When a couple separate an issue that frequently arises is the issue of inherited or gifted assets. Usually a spouse is anxious to know if inherited assets will be treated as part of the marital assets or whether these assets will be ringfenced as the assets of that spouse only.
The answer is it depends on the circumstances of the case. The legislation does not specifically deal with the issue of how an inheritance should be treated. However, the legislation does allow a Judge to take inherited assets into account in deciding what is proper provision for both spouses following a separation and a Judge has enormous discretion in this regard. So what is the practise of the Courts in dealing with inherited assets?
The leading Irish case in this area was the case of C v C. The main asset in this case was a landed estate which had been inherited by the husband and which had been in his family for generations. The gross value of the assets were over €30 million and the wife was seeking to have the manor house transferred to her. Mr Justice O’Higgins refused to transfer the house to the wife and said:
“The Applicant (husband) has a strong claim to the house. Firstly he is the sole owner. Secondly he has family connections with it for a very long time. Thirdly the Respondent (wife) did not contribute either directly or indirectly to its acquisition as the house was inherited.”
The husband in this case had an after tax income of €750,000 and the Judge awarded the wife a lump sum of €3.3 million to purchase a family home for herself and the children and maintenance of €320,000 per annum for herself and the children. Therefore in “big money” cases the Court is unlikely to give a spouse a significant proportion of the inherited assets of the other spouse, particularly if the inheritance was quite recent.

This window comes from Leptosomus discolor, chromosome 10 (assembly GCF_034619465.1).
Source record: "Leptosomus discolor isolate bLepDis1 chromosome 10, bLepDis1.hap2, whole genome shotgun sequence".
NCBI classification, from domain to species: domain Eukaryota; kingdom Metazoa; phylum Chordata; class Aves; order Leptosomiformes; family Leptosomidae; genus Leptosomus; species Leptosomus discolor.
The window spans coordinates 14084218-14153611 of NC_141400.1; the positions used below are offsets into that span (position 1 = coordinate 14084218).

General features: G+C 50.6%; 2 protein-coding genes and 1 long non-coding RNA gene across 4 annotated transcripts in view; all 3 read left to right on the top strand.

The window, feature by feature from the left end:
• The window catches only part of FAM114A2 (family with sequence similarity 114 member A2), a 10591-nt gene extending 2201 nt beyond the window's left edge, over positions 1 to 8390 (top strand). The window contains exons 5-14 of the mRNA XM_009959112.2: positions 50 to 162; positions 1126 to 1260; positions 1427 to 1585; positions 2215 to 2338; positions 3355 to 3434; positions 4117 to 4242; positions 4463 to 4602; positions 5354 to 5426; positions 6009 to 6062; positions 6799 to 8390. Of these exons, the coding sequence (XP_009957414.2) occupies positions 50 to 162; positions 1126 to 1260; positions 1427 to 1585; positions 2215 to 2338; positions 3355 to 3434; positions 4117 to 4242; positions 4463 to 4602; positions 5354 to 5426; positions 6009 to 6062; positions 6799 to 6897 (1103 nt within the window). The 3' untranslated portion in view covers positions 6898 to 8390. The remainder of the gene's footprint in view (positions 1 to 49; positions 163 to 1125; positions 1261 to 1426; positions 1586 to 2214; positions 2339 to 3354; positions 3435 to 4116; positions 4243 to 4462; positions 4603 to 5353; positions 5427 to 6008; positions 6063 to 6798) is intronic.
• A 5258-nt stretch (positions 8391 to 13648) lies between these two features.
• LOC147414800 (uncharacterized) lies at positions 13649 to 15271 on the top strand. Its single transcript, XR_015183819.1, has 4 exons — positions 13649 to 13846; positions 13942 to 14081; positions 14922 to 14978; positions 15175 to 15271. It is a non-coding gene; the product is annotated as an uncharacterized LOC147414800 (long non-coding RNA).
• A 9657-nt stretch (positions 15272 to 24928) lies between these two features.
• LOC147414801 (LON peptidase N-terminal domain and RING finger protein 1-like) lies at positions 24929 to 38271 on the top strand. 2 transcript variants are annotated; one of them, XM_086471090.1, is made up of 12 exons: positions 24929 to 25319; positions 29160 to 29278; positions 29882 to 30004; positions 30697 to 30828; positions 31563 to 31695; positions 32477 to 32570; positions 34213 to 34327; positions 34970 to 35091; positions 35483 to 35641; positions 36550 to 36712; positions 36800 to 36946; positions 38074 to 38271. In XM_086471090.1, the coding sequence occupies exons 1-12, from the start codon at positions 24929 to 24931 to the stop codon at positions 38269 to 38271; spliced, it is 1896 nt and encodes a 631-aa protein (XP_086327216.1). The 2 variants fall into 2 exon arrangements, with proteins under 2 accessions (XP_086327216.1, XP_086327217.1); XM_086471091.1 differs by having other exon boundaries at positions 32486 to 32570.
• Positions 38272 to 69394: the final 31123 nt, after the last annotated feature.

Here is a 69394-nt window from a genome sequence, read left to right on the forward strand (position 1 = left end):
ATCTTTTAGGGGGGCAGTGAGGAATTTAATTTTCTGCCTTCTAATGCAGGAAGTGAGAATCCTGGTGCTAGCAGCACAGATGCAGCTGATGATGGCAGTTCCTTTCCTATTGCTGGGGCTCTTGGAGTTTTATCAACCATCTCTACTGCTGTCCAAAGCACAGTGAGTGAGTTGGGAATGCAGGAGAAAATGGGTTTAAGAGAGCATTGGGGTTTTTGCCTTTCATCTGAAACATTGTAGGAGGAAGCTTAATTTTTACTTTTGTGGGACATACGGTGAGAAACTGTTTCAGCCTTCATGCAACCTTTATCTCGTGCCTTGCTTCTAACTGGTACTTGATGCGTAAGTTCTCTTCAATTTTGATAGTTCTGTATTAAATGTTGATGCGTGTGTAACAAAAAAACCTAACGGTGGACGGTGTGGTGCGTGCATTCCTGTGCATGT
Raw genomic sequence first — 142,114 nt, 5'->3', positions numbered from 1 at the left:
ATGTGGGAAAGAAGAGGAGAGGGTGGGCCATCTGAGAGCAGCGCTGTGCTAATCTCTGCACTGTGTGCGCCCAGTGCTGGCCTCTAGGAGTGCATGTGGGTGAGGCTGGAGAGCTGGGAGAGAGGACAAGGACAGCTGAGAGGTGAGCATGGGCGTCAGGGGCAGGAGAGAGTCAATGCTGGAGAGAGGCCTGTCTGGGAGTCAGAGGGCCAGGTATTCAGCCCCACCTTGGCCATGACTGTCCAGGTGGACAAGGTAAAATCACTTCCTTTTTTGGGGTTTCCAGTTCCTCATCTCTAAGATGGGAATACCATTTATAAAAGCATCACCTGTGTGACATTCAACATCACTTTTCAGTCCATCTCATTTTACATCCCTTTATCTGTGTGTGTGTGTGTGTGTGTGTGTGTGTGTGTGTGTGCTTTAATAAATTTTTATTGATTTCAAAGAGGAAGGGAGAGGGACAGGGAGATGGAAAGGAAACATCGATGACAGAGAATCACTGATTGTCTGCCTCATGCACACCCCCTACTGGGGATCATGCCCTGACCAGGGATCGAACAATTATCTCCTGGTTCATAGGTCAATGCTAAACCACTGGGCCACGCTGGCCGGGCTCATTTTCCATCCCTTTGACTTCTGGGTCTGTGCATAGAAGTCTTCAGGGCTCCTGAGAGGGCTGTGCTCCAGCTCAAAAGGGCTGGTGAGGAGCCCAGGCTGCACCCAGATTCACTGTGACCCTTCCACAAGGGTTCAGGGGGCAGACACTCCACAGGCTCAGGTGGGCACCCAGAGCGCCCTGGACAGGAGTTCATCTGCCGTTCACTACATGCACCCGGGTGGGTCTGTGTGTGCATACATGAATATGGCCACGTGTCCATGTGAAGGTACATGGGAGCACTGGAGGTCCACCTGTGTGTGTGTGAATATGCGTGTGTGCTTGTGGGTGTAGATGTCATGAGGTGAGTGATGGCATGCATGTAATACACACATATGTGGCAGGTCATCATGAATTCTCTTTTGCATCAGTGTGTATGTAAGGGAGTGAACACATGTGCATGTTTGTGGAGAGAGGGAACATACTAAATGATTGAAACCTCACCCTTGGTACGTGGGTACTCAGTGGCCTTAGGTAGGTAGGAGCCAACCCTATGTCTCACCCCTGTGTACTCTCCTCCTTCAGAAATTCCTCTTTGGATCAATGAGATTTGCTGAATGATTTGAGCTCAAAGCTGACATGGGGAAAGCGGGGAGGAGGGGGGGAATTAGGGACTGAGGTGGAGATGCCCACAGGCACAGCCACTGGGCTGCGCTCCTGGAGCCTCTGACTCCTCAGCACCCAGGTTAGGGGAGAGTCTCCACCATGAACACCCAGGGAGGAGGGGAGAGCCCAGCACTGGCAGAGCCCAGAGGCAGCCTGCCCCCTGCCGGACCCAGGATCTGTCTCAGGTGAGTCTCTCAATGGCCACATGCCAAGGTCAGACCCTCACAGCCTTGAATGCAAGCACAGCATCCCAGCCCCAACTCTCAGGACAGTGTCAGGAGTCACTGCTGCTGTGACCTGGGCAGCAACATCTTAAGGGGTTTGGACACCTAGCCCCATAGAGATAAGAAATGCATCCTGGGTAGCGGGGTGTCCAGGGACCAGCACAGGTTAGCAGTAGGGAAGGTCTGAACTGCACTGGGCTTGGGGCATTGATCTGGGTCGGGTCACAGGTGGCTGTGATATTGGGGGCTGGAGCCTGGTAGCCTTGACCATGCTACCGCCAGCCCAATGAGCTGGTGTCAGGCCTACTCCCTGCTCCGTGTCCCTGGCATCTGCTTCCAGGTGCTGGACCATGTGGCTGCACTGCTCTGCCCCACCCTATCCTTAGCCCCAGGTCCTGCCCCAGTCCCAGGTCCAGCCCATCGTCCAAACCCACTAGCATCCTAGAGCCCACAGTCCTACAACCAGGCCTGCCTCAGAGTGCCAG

But what if the case is not a “big money” case? Here the main determining factor is usually the respective needs of the parties and in such cases therefore the Court is more likely to take inherited assets into account when deciding what is proper provision each party. However, a Court must take account of the judgment of the Supreme Court in the recent case of GvG in which the Supreme Court stated that inherited assets should not be considered to be assets of the marriage.
The date when the assets were inherited is also a factor – if the inheritance was received a long time ago it is more likely to be included in the assets to be divided between the parties.
It is therefore important to take advice in relation to inherited assets when a relationship breaks down or indeed when contemplating making a will or getting married.